Past Climates: Icehouse to Greenhouse

Subject ERTH20003 (2016)

Note: This is an archived Handbook entry from 2016.

Credit Points: 12.5
Level: 2 (Undergraduate)
Dates & Locations:

This subject has the following teaching availabilities in 2016:

Semester 2, Parkville - Taught on campus.
Pre-teaching Period Start not applicable
Teaching Period 25-Jul-2016 to 23-Oct-2016
Assessment Period End 18-Nov-2016
Last date to Self-Enrol 05-Aug-2016
Census Date 31-Aug-2016
Last date to Withdraw without fail 23-Sep-2016

Timetable can be viewed here. For information about these dates, click here.
Time Commitment: Contact Hours: 48 hours
Total Time Commitment:

Estimated Total Time Commitment - 170 hours

Prerequisites: None
Corequisites: None
Recommended Background Knowledge:
Study Period Commencement:
Credit Points:
Non Allowed Subjects:
Core Participation Requirements:

For the purposes of considering request for Reasonable Adjustments under the Disability Standards for Education (Cwth 2005), and Student Support and Engagement Policy, academic requirements for this subject are articulated in the Subject Overview, Learning Outcomes, Assessment and Generic Skills sections of this entry.

It is University policy to take all reasonable steps to minimise the impact of disability upon academic study, and reasonable adjustments will be made to enhance a student's participation in the University's programs. Students who feel their disability may impact on meeting the requirements of this subject are encouraged to discuss this matter with a Faculty Student Adviser and Student Equity and Disability Support:


Prof Ian Simmonds


Subject Overview:

This subject discusses the Earth’s past and present climates, from billion year to hundred year time scales. The subject also deals with the wide range of causes of past climates and of climate change. Climate episodes discussed may include: Precambrian Snowball Earth, Gondwanan Glaciations, the Mesozoic Hothouse, global cooling over the last 20 million years, and the evolution of the Antarctic and the messages in its ice cores. The subject also covers the record of increasing aridity in Australia over the last 5 million years, the regular Ice Ages of the last 2 million years, and climate change over the last few thousand and hundreds of years. Described is the use of ‘proxy’ records, such as tree rings, corals, and pollen, to identify more recent changes in the Australian region.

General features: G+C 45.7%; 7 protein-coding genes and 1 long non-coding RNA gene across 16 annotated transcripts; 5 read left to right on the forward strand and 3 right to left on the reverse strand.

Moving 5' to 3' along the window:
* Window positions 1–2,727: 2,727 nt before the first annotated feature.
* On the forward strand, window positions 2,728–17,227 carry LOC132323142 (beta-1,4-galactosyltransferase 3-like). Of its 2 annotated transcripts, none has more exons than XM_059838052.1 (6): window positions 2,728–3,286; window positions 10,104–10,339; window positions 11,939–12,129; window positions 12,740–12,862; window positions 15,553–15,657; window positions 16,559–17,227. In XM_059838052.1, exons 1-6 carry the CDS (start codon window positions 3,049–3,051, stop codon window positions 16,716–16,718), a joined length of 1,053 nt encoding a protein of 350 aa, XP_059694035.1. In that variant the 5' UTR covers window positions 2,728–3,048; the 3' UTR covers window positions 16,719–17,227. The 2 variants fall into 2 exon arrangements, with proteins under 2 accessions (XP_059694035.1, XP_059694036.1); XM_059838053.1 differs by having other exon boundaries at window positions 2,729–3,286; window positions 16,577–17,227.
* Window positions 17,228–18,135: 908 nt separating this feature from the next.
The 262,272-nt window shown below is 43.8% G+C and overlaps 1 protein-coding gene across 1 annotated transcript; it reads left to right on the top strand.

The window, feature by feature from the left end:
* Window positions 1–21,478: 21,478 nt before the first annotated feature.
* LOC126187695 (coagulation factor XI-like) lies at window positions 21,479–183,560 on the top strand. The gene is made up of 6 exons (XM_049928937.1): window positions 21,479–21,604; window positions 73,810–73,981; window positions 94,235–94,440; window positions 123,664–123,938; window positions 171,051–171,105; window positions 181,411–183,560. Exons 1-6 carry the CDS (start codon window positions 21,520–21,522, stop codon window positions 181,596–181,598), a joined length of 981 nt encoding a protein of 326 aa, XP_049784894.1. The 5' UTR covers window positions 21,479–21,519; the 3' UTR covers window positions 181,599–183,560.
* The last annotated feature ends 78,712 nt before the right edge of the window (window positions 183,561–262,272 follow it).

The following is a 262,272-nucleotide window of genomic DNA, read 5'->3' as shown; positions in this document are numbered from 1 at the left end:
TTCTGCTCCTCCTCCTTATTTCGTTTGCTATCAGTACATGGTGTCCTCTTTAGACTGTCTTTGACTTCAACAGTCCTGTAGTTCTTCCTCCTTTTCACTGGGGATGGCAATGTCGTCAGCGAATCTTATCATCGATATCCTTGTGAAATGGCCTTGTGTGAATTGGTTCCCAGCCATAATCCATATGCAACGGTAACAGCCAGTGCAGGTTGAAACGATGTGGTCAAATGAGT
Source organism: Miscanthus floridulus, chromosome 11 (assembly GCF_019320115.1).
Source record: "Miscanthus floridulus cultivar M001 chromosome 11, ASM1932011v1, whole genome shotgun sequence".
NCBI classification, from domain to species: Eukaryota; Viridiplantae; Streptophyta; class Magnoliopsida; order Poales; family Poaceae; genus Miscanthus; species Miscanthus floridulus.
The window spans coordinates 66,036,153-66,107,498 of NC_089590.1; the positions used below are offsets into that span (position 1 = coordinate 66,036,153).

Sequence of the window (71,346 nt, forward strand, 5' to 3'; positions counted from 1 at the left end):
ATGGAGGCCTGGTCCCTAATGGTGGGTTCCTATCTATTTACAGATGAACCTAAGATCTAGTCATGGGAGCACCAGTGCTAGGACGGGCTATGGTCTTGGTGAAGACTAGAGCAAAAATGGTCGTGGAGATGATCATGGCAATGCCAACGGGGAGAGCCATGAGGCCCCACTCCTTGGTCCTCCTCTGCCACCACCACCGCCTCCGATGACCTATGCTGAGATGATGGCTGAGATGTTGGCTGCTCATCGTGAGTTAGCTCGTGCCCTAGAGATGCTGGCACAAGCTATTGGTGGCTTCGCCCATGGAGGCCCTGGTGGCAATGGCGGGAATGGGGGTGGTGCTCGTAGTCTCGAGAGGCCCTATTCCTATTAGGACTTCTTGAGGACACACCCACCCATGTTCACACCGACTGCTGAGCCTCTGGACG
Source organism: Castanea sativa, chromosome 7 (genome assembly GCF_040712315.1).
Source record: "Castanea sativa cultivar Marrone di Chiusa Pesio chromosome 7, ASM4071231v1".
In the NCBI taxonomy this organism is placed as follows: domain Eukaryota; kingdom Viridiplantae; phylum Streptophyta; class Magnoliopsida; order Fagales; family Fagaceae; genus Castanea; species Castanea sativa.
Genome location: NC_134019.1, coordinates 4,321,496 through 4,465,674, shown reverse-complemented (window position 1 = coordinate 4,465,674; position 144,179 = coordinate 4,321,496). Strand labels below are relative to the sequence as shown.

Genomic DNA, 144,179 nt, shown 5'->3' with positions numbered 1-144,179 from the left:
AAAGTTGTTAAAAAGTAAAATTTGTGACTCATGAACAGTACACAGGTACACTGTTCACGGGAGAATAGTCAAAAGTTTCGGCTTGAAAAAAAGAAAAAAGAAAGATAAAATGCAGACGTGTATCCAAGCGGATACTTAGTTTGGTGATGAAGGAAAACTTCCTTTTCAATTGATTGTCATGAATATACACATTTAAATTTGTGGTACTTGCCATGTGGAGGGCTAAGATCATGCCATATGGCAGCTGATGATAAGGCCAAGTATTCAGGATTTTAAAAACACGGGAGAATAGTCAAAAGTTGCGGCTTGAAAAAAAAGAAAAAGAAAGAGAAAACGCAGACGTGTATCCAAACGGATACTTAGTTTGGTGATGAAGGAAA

Learning Outcomes:

At the successful completion of this subject students will have learnt to:

  • describe the drivers of the Earth’s climate over time-scales ranging from days to centuries
  • using these drivers explain why past climates such as ice-ages differ from our present climate
  • describe how palaeoclimate observations are made and explain how they are used in reconstructing the past climate
  • synthesize knowledge from historical records for the Australian region and use it to predict future climate
  • Two take-home essays (or practicals) 2,000 words in total, due approximately weeks 4 and8 (50%)
  • 2-hour examination (50%)
Prescribed Texts:

Ruddiman, W. F., 2013: Earth's Climate: Past and Future (third ed.). W.H. Freeman & Co Ltd.

Anderson, D. E., A. S. Goudie and A. G. Parker, 2013: Global Environments through the Quaternary: Exploring Environmental Change (Second ed.). Oxford University Press.

Breadth Options:

This subject potentially can be taken as a breadth subject component for the following courses:

You should visit learn more about breadth subjects and read the breadth requirements for your degree, and should discuss your choice with your student adviser, before deciding on your subjects.

Fees Information: Subject EFTSL, Level, Discipline & Census Date
Generic Skills:

A Student who successfully completes this course will:

  • demonstrate a high level of achievement in writing and problem-solving
  • apply analytical, quantitative and technical skills to problem solving
  • reflect and critique information as life-long learners
  • demonstrate excellent organisational, planning and time management skills
  • apply knowledge, skills and attitude to adapt to scientific, technological and social changes
  • examine critically, synthesise and evaluate knowledge across a broad range of disciplines
Related Majors/Minors/Specialisations: Science-credited subjects - new generation B-SCI and B-ENG.

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